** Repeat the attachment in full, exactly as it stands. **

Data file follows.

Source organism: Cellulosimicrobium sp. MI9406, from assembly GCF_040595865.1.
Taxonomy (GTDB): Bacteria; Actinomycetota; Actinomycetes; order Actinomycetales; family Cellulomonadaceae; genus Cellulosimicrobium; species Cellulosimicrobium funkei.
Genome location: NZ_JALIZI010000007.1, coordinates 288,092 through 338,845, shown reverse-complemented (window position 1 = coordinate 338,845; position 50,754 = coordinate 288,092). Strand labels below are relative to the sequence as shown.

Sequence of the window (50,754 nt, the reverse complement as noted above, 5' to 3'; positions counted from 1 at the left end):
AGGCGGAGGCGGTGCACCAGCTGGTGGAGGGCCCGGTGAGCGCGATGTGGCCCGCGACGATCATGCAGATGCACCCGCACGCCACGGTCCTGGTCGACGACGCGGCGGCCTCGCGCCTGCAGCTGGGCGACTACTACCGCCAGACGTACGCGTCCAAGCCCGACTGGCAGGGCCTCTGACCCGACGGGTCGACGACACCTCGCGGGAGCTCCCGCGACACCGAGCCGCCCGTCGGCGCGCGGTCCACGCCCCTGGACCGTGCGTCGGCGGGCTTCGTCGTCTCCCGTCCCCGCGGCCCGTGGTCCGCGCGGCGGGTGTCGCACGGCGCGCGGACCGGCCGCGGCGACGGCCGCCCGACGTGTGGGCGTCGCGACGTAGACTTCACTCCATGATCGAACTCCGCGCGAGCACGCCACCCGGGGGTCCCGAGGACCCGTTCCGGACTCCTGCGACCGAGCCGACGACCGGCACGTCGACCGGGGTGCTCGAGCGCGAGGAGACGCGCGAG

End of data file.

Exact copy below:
Source organism: Cellulosimicrobium sp. MI9406, from assembly GCF_040595865.1.
Taxonomy (GTDB): Bacteria; Actinomycetota; Actinomycetes; order Actinomycetales; family Cellulomonadaceae; genus Cellulosimicrobium; species Cellulosimicrobium funkei.
Genome location: NZ_JALIZI010000007.1, coordinates 288,092 through 338,845, shown reverse-complemented (window position 1 = coordinate 338,845; position 50,754 = coordinate 288,092). Strand labels below are relative to the sequence as shown.

Sequence of the window (50,754 nt, the reverse complement as noted above, 5' to 3'; positions counted from 1 at the left end):
AGGCGGAGGCGGTGCACCAGCTGGTGGAGGGCCCGGTGAGCGCGATGTGGCCCGCGACGATCATGCAGATGCACCCGCACGCCACGGTCCTGGTCGACGACGCGGCGGCCTCGCGCCTGCAGCTGGGCGACTACTACCGCCAGACGTACGCGTCCAAGCCCGACTGGCAGGGCCTCTGACCCGACGGGTCGACGACACCTCGCGGGAGCTCCCGCGACACCGAGCCGCCCGTCGGCGCGCGGTCCACGCCCCTGGACCGTGCGTCGGCGGGCTTCGTCGTCTCCCGTCCCCGCGGCCCGTGGTCCGCGCGGCGGGTGTCGCACGGCGCGCGGACCGGCCGCGGCGACGGCCGCCCGACGTGTGGGCGTCGCGACGTAGACTTCACTCCATGATCGAACTCCGCGCGAGCACGCCACCCGGGGGTCCCGAGGACCCGTTCCGGACTCCTGCGACCGAGCCGACGACCGGCACGTCGACCGGGGTGCTCGAGCGCGAGGAGACGCGCGAG